DOT continues battle to clear metro Atlanta roads

A car sits in a ditch along with other abandoned cars after running off the roadway due to a snow storm in Atlanta on Wednesday. (Reuters)

A car sits in a ditch along with other abandoned cars after running off the roadway due to a snow storm in Atlanta on Wednesday. (Reuters)

Many metro Atlantans awoke Wednesday in their cars, after Tuesday’s winter storm caused thousands of people to be stranded in traffic.

Georgia Department of Transportation and other agencies worked overnight to salt and sand the roads, but the snow and other percipitation froze, causing havoc on roads across the state.

Early Wednesday, Gwinnett officials closed Ronald Reagan Parkway due to icy conditions, and Snellville officials said it took more than three hours to clear 100 vehicles stuck on the Ga. Highway 124 hill at the parkway’s entrance.

“This has been a trying night for thousands of Georgians,” DOT spokeswoman Natalie Dale said. “This storm and the bitter temperatures have caused untold hardships. We are hopeful to return roadways to some level of normalcy today but would encourage the public to remain home, preferably all day if possible. For your own safety, you should refrain from driving at all unless you are faced with a dire emergency.”

DOT officials said the first priority Wednesday is returning stranded motorists home, before clearing abandoned cars and

In Gwinnett, major problem areas included Ga. Highway 141 in Peachtree Corners, portions of U.S. Highway 78 and portions of Interstate 85 near Hamilton Mill Road, which were deemed impassable during the night. Icing also occured on Ga. Highway 316 at Ga. Highway 20 in Lawrenceville, as well as Ga. 20’s bridge over the Chattahoochee River in Sugar Hill, as well as on Buford Highway in Duluth.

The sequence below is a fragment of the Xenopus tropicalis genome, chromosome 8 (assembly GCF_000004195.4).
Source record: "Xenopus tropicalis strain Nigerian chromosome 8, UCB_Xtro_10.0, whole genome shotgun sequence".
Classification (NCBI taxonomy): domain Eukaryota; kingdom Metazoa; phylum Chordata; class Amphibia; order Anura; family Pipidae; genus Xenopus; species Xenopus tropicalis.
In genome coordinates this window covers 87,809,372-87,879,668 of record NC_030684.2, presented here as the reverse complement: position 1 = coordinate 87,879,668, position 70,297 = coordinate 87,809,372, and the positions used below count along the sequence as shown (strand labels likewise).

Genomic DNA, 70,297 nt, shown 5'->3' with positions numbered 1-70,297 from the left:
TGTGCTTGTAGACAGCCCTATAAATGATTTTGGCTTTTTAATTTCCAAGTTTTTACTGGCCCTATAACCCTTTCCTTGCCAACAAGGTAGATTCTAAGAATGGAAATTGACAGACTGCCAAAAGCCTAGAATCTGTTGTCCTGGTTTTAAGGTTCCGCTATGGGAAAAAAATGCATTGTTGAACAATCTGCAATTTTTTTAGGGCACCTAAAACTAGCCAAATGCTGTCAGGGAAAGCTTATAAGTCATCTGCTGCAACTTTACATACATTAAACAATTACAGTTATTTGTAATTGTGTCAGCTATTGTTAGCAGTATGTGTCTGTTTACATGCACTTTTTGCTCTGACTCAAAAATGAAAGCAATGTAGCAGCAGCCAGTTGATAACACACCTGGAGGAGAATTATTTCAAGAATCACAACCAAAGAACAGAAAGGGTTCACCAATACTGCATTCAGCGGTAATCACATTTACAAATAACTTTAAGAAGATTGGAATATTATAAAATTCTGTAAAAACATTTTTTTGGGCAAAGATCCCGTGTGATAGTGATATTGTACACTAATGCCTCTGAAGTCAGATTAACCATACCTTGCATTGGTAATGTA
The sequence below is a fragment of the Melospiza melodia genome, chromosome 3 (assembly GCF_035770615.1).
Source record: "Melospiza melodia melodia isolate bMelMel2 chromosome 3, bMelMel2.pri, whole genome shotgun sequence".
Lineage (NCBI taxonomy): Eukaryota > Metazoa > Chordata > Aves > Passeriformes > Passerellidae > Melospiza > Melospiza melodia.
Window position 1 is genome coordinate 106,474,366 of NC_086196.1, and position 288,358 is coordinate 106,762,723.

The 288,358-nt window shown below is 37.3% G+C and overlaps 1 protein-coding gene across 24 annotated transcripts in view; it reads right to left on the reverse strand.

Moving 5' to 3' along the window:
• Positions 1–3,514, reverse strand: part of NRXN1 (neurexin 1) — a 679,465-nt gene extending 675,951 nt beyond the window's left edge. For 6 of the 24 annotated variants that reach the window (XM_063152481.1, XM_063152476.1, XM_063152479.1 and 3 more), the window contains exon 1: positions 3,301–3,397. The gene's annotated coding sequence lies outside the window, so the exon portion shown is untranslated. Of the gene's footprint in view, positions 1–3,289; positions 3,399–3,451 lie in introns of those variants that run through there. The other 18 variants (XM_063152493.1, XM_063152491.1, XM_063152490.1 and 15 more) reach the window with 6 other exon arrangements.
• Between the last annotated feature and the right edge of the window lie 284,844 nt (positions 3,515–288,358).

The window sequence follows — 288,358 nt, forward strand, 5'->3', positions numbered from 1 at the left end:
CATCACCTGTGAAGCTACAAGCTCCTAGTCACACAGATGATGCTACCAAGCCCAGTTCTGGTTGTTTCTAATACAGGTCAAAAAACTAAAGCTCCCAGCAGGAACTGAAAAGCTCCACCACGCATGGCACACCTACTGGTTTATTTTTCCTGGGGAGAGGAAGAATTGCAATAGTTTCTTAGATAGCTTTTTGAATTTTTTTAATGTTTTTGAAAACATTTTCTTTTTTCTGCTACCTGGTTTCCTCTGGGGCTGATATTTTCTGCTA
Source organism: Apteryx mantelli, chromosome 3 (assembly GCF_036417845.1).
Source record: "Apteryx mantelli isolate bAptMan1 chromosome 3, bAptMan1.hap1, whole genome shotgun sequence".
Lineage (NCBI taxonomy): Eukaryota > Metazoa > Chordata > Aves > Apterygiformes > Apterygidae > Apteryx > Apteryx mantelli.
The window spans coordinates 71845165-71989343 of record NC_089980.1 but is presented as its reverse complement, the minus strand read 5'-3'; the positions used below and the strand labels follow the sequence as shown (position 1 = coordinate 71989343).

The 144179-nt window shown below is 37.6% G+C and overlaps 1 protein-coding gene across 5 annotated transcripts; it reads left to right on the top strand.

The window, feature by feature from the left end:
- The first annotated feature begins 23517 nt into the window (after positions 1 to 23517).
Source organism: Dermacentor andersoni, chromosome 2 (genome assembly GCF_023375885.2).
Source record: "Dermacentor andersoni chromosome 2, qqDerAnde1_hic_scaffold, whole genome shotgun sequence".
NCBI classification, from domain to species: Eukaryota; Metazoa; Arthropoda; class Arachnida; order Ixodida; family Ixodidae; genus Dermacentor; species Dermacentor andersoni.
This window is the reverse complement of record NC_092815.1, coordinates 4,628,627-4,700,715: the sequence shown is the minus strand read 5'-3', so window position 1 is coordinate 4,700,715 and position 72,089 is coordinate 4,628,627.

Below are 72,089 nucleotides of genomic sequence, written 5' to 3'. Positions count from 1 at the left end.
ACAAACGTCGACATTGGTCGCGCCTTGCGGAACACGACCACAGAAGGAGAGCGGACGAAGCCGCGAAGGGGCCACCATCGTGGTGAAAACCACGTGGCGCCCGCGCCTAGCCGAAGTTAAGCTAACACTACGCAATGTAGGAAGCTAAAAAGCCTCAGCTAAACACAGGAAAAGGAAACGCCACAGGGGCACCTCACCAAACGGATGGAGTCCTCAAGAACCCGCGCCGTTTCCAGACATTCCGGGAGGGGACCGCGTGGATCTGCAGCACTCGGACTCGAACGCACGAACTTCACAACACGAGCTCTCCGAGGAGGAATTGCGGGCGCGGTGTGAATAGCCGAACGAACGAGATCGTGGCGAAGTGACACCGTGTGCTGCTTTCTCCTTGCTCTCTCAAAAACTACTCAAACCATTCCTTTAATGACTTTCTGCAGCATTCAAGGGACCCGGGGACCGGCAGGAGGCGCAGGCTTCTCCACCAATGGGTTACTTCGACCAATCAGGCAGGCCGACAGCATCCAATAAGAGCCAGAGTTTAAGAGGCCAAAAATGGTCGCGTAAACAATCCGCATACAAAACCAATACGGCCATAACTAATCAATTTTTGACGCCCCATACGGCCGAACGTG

Lilburn officials warned that the roads are "iced over and treacherous."

"Major thoroughfares such as Lawrenceville Hwy, Indian Trail Road and Beaver Ruin generally have one lane open and are passable at very low speeds," a Lilburn spokesman said. "Secondary roads generally are a sheet of ice right now."

Gov. Nathan Deal, who declared a state of emergency, closed state offices for Wednesday, and Gwinnett and Buford school systems will be closed, along with Georgia Gwinnett College, Gwinnett Tech and other local schools.

Deal’s office said the National Guard was deployed to send Humvees to move stranded school buses and bring food and water to the students. The State Patrol not only worked to clear wrecks but sent troopers to schools where children remained. No students were reported stranded in Gwinnett.

As of midnight, Gwinnett County firefighters responded to 40 vehicle accidents and 10 fire calls, a spokesman said, not to mention several medical calls. And he added that Gwinnett and city police agencies responded to even more incidents.

Gwinnett Transit express bus service will not run on Wednesday, but if conditions allow, officials plan to begin running local routes 10 and 40 at 10 a.m. and all other local routes at noon.

For a complete list of closings, click HERE.